Twitter Want to Make Money by Opening a Hong Kong Office

While mainland China is still blocking Twitter, the social media giant still sees potential in making money from the outside its territory. This is why it has opened a new Hong Kong-based office today, aiming to help Chinese companies market to overseas customers.

“Opening our Hong Kong office now and hiring a sales team to work directly with advertisers across the Greater China market will contribute to our next phase of growth in Asia,” Twitter’s vice president for Asia Pacific, Shailesh Rao, told the South China Morning Post.

Facebook, who is also banned in China, has taken a similar strategy a while ago. By giving companies on international marketing too, Facebook does not necessarily need to have an actual office there to make money. However, both social media giants still face strong competition from China’s own WeChat and Sina Weibo services.

Twitter is said to be currently looking for an account executive and media partnership manager in Hong Kong, which leads to believe that it may plan to convince more celebrities and entertainment companies to create accounts that will reach their international customers.

Thank you TechCrunch for providing us with this information

China Imposes New Restrictions on Instant Messaging and First Detained

Last year, China launched a campaign to clamp down on on-line rumour mongering and “clean up” the internet. The crackdown has led to an exodus of users from microblog platforms such as Weibo after authorities detained hundreds of outspoken users.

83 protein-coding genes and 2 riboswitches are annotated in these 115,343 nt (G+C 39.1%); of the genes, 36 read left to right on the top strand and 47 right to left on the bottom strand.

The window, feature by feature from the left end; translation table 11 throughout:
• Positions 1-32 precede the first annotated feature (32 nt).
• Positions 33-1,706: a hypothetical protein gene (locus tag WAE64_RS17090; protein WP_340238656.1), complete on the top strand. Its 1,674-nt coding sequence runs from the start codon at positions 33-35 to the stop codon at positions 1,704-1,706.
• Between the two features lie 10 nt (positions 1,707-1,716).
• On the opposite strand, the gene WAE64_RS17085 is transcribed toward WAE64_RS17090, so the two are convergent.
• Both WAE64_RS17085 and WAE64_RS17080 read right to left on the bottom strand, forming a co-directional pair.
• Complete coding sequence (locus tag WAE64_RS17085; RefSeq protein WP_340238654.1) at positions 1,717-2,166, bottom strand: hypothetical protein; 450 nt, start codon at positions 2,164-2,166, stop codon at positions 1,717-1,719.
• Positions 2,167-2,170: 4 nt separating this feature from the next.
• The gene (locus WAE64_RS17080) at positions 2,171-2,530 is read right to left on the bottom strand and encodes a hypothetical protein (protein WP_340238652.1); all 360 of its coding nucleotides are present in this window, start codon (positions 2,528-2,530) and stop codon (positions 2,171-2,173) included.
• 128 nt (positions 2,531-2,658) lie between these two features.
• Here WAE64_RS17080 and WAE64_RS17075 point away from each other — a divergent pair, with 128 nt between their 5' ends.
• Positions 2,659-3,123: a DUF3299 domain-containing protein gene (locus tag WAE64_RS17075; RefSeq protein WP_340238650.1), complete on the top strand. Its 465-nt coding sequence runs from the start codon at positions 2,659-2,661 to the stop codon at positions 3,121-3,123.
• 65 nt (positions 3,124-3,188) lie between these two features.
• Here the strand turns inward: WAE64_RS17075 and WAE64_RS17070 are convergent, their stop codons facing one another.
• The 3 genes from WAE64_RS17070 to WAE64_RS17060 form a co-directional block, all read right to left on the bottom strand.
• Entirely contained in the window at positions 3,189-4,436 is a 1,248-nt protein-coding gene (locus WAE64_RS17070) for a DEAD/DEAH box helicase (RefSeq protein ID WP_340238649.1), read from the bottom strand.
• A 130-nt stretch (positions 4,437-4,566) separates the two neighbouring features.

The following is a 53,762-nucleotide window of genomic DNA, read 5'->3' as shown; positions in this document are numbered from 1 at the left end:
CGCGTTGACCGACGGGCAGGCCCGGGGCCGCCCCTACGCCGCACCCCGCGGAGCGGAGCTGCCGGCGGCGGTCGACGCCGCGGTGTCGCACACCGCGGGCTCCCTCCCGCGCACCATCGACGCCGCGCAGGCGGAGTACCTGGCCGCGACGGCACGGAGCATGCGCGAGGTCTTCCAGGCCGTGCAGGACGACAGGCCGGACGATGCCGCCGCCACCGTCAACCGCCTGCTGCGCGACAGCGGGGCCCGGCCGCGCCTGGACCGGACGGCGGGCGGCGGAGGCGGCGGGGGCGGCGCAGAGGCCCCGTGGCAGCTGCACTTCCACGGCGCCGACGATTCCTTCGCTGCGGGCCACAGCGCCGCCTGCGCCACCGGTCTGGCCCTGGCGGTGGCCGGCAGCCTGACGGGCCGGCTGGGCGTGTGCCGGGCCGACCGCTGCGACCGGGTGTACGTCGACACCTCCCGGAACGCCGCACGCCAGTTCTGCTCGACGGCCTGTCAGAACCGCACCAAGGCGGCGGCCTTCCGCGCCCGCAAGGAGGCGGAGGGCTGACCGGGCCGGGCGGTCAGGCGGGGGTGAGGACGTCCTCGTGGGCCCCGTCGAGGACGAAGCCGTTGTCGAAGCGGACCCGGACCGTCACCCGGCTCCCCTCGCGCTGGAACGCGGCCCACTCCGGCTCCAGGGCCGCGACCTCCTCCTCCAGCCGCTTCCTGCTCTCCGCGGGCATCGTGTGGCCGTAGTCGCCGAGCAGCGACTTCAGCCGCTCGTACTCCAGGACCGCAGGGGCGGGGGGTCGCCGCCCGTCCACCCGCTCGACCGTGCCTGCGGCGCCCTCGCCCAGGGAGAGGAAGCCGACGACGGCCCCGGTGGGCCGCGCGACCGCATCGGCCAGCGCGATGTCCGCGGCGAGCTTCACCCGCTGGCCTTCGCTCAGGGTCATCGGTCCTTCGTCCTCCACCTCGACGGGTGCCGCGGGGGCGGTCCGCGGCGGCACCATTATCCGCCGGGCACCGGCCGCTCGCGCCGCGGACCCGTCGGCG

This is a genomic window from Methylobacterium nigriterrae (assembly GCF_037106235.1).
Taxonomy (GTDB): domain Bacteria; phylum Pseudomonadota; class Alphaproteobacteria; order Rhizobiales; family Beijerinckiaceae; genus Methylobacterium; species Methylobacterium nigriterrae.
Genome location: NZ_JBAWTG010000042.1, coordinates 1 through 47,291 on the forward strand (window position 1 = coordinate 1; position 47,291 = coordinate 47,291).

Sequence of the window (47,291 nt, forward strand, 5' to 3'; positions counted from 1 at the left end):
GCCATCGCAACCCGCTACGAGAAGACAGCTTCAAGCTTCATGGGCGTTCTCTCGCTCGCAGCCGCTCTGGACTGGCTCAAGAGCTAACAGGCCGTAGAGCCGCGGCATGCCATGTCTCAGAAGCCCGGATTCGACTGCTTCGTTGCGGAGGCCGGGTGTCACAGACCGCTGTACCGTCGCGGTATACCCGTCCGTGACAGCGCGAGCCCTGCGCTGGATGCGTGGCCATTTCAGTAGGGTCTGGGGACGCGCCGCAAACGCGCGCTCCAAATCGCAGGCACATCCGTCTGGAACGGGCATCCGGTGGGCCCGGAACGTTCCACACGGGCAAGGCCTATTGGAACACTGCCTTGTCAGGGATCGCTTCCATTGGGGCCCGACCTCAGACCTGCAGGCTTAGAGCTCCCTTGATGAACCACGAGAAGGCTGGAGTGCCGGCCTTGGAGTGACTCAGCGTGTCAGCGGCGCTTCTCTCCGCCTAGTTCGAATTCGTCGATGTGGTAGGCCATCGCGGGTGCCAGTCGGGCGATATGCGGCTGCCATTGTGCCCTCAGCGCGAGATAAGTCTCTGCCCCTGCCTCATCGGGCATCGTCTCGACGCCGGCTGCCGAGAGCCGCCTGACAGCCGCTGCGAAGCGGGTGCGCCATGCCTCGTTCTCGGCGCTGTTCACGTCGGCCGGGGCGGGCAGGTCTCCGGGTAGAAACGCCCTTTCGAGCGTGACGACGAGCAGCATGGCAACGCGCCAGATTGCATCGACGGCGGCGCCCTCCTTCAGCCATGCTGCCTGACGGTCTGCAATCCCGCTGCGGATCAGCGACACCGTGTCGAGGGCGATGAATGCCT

The latest restrictions will affect hugely popular mobile messaging apps such as Tencent’s WeChat, which has almost 400 million users. Other instant messaging tools include Tencent’s QQ, Laiwang app, Yixin and Miliao.

The official Xinhua news agency said, “Accounts that haven’t been approved by the instant messaging service provider are forbidden to publish or reprint political news. Service providers must verify and publicly mark accounts that can publish or reprint political news.”

Public account users must also sign an agreement with the service provider when they register, promising “to comply with the law, the socialist system, the national interest, citizens’ legal rights, public order, social moral customs, and authenticity of information,” Xinhua said.

These new regulations could have a similar effect to the one seen on Weibo last year. “The new rules could cool down the traffic of WeChat public accounts and discourage journalists from setting up individual WeChat public accounts,” said Fu King-wa, an assistant professor at the University of Hong Kong.

Tencent said it would work within the new regulations which it stressed would only apply to public accounts and not to everyday users. “We will take measures against offensive and abusive activities to ensure compliance with relevant regulations,” a spokeswoman said in an e-mailed statement to Reuters. The other companies could not be reached or declined to comment.

On Thursday, South Korea said Chinese authorities had blocked messaging apps KakaoTalk and Line in an effort to fight terrorism, but the disruptions to the network already started a month ago. Other services such as on-line video streaming sites have also been targeted by censors in recent months.


I had barely finished this article and about to publish it as more news ticked in. Chinese authorities have detained someone for the first time for spreading panic on mobile messaging app WeChat. Just hours are the new rules were imposed.